The News Tribune
Since 1972, the Washington Public Disclosure Commission has rigorously tracked campaign donations and expenditures while making sure some of the country’s strongest transparency laws are enforced. And the best part? All this PDC information is available for public inspection.
Want to know which local candidate recently spent over $1,900 at one of Tacoma’s most expensive restaurants for a night of fundraising? Or which Washington candidates pocket donations from local developers or big tobacco?
It’s all there on the PDC’s increasingly user-friendly website.
But in our brave new digital age, the watchdog agency’s job has become a lot more complex. Candidates and Super PACs can now buy advertising on scores of web domains, which makes policing them for violations a really big job.
Over the past two years, Washington lawmakers have invested in the PDC to make it more responsive to 21st century challenges. Now the agency wants the 2020 Legislature to go even further -- not with money, but by modernizing rules.
With a pivotal election less than a year away and the integrity of our democratic process under more stress than ever, lawmakers should heed PDC requests to fortify the state’s Fair Campaign Practices Act.
No doubt the various disclosure requirements are a headache for candidates who must account for every postage stamp on a campaign mailer. But it keeps them honest, and most are willing to do it.
Starting next month, candidates can look forward to a Turbo Tax-style web tool where mistakes get caught before they become violations; this should be a welcome upgrade for newbie politicians in particular.
Lawmakers can help by authorizing the PDC to streamline financial-reporting requirements, focusing on information that lets the public identify conflicts of interest.
The PDC also wants lawmakers to approve rules to prevent the manipulation of public perception — for instance, holding candidates accountable when they take endorsements from a previous campaign and put them on current campaign materials.
In the news opinion business, we see this kind of deception from time to time, and we’d welcome political operatives having to disclose when they recycle our old endorsements.
A lot of crazy stuff happens in pursuit of public office. And because the campaign-finance landscape has changed so drastically in recent years — thanks to social media platforms and a U.S. Supreme Court decision known as Citizens United — the PDC has a tough time keeping pace.
After the U.S. Supreme Court overturned the federal prohibition against independent expenditures (IEs), America found out quickly what happens when corporations and fat cats are allowed to spend unlimited cash on elections: They do it, and negative campaigning explodes.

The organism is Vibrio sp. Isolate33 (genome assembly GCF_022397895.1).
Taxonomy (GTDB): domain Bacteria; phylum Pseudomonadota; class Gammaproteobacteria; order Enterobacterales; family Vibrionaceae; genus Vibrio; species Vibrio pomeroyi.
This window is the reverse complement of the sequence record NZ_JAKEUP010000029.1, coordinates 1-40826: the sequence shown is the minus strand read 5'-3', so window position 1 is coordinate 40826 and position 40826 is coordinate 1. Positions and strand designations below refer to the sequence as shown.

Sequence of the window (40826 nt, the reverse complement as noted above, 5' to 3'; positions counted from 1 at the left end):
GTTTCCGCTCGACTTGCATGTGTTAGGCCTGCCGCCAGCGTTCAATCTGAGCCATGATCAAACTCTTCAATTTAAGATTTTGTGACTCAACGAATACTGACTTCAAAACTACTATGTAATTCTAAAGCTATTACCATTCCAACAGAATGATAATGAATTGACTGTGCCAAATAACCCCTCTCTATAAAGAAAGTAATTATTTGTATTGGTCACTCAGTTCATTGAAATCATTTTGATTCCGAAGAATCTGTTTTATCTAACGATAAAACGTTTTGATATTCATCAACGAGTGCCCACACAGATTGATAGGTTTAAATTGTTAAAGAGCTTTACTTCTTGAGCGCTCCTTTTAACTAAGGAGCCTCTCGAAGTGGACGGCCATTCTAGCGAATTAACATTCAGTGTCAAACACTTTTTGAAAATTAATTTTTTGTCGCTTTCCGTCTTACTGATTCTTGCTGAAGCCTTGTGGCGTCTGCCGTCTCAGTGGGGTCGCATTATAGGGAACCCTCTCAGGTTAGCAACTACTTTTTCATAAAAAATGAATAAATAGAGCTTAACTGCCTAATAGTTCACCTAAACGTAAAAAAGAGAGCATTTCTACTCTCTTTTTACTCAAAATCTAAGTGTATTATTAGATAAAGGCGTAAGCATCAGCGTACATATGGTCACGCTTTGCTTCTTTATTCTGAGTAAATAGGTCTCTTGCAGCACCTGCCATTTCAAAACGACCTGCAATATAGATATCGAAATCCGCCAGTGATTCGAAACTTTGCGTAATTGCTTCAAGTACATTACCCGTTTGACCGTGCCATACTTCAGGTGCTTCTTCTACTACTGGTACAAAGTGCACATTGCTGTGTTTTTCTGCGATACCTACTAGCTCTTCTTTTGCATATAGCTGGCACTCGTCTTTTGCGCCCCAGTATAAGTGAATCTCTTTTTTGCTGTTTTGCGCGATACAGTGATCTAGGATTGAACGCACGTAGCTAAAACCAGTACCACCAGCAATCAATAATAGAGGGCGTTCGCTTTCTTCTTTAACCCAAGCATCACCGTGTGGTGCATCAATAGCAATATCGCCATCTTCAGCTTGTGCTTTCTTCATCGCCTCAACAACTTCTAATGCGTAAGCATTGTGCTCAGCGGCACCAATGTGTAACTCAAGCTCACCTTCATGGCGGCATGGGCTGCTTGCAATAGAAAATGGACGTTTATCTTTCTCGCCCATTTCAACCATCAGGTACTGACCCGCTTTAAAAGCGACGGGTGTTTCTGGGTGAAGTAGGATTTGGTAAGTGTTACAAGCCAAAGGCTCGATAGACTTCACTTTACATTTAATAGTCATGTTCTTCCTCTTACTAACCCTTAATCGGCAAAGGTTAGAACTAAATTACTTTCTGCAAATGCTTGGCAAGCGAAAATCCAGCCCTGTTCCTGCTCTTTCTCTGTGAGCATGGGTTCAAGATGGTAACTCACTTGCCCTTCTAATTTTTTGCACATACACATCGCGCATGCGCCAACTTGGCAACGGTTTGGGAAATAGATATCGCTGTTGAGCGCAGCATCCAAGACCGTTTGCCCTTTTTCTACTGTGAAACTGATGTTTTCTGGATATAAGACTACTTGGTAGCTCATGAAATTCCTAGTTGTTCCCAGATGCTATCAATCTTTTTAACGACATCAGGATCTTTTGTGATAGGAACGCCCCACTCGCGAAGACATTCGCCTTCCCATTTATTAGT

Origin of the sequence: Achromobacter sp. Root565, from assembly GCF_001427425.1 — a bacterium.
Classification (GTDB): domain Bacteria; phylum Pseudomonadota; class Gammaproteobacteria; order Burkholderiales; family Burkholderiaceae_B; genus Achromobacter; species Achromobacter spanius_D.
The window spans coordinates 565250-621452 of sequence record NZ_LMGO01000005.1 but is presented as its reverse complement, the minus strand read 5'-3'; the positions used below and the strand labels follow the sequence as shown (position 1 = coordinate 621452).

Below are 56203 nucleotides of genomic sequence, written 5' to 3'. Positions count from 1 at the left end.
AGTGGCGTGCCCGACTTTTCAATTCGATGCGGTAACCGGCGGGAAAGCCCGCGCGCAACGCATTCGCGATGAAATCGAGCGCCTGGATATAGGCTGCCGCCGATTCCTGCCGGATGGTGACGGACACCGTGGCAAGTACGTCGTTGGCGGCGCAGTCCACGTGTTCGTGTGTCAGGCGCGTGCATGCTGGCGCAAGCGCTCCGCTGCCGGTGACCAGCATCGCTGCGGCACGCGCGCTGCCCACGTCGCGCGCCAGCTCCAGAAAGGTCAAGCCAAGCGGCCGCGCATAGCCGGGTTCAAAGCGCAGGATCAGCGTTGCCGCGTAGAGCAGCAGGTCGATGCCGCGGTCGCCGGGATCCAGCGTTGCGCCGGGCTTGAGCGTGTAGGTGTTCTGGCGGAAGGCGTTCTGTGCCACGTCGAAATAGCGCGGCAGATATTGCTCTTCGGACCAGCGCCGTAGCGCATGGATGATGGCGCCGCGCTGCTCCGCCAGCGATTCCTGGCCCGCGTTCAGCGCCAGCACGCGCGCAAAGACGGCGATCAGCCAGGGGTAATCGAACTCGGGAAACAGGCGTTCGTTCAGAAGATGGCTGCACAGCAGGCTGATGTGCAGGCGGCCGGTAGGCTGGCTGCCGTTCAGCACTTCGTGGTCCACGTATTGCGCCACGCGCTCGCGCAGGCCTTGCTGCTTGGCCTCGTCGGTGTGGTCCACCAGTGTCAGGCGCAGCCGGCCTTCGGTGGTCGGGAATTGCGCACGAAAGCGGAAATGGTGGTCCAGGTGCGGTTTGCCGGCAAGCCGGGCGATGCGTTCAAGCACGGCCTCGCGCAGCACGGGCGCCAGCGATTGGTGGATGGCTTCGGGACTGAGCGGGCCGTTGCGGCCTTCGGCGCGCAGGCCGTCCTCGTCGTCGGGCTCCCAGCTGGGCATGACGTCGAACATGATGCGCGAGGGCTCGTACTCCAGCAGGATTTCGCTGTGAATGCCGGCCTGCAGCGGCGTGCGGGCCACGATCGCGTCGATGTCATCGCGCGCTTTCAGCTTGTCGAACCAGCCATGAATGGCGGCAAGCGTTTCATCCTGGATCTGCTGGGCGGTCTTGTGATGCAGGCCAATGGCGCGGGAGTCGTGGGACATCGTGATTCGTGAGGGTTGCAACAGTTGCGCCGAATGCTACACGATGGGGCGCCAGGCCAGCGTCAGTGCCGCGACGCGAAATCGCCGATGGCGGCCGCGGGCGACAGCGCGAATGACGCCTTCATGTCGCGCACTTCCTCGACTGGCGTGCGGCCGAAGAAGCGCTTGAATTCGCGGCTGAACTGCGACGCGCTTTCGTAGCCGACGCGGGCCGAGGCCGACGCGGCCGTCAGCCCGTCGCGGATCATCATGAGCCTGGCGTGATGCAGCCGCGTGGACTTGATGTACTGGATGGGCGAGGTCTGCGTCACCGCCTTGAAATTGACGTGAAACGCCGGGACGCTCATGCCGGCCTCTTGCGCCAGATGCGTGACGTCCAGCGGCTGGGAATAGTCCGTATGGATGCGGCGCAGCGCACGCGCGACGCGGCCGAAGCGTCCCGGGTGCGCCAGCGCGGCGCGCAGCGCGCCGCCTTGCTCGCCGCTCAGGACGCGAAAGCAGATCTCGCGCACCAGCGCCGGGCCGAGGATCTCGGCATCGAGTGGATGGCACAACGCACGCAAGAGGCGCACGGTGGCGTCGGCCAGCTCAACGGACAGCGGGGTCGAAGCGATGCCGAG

The PDC reports IE spending in our state has skyrocketed, from $3 million in 2015 to $12 million in 2017. And it doesn’t just flow into marquee statewide races. Between 2015 and 2017, IEs went up 448 percent in Seattle contests, while the most recent Port of Tacoma race saw $186,000 in this spending.
Voters need to know who’s influencing elections, so the PDC wants to make it easier for IEs to get reported.
“We acknowledge that we’re playing a game of whack-a-mole,” Peter Lavallee, the PDC’s executive director, told the Editorial Board last week, “but that doesn’t mean we won’t whack the moles when we see them.”
As moles go, none are more persistent and harder to whack than Google and Facebook; they too have played havoc with election integrity and continue to allow misinformation wars to rage. The PDC has active investigations against both technology titans.
Last year the state slapped them with $200,000 in civil penalties for failure to comply with Washington’s requirement for transparency in online political ads.
For Google and Facebook, that’s budget dust; for the PDC, it’s real revenue that flows into the agency’s “transparency fund,” a dedicated source to pay for website upgrades and other projects to improve public and candidate access.
The PDC envisions building an online repository of political ads — basically, a one-stop shop where voters can see what’s been spent on mass mailings, robocalls, print, broadcast and pop-up ads spread across the digital universe.
But first it needs authority to hire a project manager and tap into transparency funds as they become available.
An upsurge in complaints shows no sign of waning. In 2016, the PDC opened 300 cases on suspected campaign finance violations; in 2018, that number grew to 760. Most were resolved with a reminder or warning.
Lavallee wants the public to know the PDC isn’t a gotcha trap. “The majority of candidates want to do the right thing.”
Sure they do. But in case they don’t, we need a strong PDC to ensure all candidates, consultants, donors, lobbyists and other political players obey the rules.